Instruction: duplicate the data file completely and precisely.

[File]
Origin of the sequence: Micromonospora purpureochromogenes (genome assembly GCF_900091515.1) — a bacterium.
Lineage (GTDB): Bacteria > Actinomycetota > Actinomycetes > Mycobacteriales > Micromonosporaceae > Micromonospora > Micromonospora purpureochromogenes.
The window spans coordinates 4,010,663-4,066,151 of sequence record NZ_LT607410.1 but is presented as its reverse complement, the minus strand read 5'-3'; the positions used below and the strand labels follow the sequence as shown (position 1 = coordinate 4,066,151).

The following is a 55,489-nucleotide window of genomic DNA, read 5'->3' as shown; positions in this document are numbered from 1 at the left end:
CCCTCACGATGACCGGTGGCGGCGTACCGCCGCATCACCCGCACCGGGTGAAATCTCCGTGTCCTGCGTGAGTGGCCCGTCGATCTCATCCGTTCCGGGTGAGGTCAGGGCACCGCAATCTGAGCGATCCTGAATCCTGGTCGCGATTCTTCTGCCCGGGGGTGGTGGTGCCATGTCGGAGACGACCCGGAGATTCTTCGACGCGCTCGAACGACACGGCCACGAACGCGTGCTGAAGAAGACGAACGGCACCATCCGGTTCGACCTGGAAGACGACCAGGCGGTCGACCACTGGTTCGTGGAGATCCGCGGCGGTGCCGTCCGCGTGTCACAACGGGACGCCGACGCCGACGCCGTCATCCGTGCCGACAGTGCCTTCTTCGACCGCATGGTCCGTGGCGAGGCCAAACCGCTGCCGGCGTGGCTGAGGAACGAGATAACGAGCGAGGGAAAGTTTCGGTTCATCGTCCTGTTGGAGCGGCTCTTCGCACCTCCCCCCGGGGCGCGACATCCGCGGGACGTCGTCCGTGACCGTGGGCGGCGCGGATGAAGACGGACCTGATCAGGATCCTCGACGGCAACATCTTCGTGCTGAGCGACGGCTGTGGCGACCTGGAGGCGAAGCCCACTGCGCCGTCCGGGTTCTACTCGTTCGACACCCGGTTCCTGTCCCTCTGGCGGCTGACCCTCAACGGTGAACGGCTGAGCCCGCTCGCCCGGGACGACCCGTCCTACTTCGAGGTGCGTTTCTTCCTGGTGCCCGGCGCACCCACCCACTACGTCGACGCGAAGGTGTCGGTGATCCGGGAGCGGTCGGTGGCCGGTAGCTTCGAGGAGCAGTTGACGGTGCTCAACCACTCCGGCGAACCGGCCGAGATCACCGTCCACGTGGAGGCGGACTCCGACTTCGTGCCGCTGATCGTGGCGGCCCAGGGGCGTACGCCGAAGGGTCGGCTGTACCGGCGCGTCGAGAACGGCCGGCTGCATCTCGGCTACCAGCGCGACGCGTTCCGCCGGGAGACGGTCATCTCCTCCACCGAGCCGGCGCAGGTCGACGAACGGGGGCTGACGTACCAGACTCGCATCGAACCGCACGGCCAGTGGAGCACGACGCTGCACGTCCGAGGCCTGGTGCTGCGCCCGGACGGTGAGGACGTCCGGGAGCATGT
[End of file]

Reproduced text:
Origin of the sequence: Micromonospora purpureochromogenes (genome assembly GCF_900091515.1) — a bacterium.
Lineage (GTDB): Bacteria > Actinomycetota > Actinomycetes > Mycobacteriales > Micromonosporaceae > Micromonospora > Micromonospora purpureochromogenes.
The window spans coordinates 4,010,663-4,066,151 of sequence record NZ_LT607410.1 but is presented as its reverse complement, the minus strand read 5'-3'; the positions used below and the strand labels follow the sequence as shown (position 1 = coordinate 4,066,151).

The following is a 55,489-nucleotide window of genomic DNA, read 5'->3' as shown; positions in this document are numbered from 1 at the left end:
CCCTCACGATGACCGGTGGCGGCGTACCGCCGCATCACCCGCACCGGGTGAAATCTCCGTGTCCTGCGTGAGTGGCCCGTCGATCTCATCCGTTCCGGGTGAGGTCAGGGCACCGCAATCTGAGCGATCCTGAATCCTGGTCGCGATTCTTCTGCCCGGGGGTGGTGGTGCCATGTCGGAGACGACCCGGAGATTCTTCGACGCGCTCGAACGACACGGCCACGAACGCGTGCTGAAGAAGACGAACGGCACCATCCGGTTCGACCTGGAAGACGACCAGGCGGTCGACCACTGGTTCGTGGAGATCCGCGGCGGTGCCGTCCGCGTGTCACAACGGGACGCCGACGCCGACGCCGTCATCCGTGCCGACAGTGCCTTCTTCGACCGCATGGTCCGTGGCGAGGCCAAACCGCTGCCGGCGTGGCTGAGGAACGAGATAACGAGCGAGGGAAAGTTTCGGTTCATCGTCCTGTTGGAGCGGCTCTTCGCACCTCCCCCCGGGGCGCGACATCCGCGGGACGTCGTCCGTGACCGTGGGCGGCGCGGATGAAGACGGACCTGATCAGGATCCTCGACGGCAACATCTTCGTGCTGAGCGACGGCTGTGGCGACCTGGAGGCGAAGCCCACTGCGCCGTCCGGGTTCTACTCGTTCGACACCCGGTTCCTGTCCCTCTGGCGGCTGACCCTCAACGGTGAACGGCTGAGCCCGCTCGCCCGGGACGACCCGTCCTACTTCGAGGTGCGTTTCTTCCTGGTGCCCGGCGCACCCACCCACTACGTCGACGCGAAGGTGTCGGTGATCCGGGAGCGGTCGGTGGCCGGTAGCTTCGAGGAGCAGTTGACGGTGCTCAACCACTCCGGCGAACCGGCCGAGATCACCGTCCACGTGGAGGCGGACTCCGACTTCGTGCCGCTGATCGTGGCGGCCCAGGGGCGTACGCCGAAGGGTCGGCTGTACCGGCGCGTCGAGAACGGCCGGCTGCATCTCGGCTACCAGCGCGACGCGTTCCGCCGGGAGACGGTCATCTCCTCCACCGAGCCGGCGCAGGTCGACGAACGGGGGCTGACGTACCAGACTCGCATCGAACCGCACGGCCAGTGGAGCACGACGCTGCACGTCCGAGGCCTGGTGCTGCGCCCGGACGGTGAGGACGTCCGGGAGCATGT